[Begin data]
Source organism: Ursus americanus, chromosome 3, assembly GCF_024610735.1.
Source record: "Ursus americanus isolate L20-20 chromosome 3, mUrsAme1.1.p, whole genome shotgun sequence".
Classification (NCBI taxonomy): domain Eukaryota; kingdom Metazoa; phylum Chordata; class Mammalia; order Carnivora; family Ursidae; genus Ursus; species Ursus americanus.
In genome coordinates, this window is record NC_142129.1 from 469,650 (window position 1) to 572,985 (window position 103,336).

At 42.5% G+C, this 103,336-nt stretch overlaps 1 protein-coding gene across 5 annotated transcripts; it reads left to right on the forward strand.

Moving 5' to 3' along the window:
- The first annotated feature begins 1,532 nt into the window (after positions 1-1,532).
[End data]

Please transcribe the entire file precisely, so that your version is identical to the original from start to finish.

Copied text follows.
Source organism: Ursus americanus, chromosome 3, assembly GCF_024610735.1.
Source record: "Ursus americanus isolate L20-20 chromosome 3, mUrsAme1.1.p, whole genome shotgun sequence".
Classification (NCBI taxonomy): domain Eukaryota; kingdom Metazoa; phylum Chordata; class Mammalia; order Carnivora; family Ursidae; genus Ursus; species Ursus americanus.
In genome coordinates, this window is record NC_142129.1 from 469,650 (window position 1) to 572,985 (window position 103,336).

At 42.5% G+C, this 103,336-nt stretch overlaps 1 protein-coding gene across 5 annotated transcripts; it reads left to right on the forward strand.

Moving 5' to 3' along the window:
- The first annotated feature begins 1,532 nt into the window (after positions 1-1,532).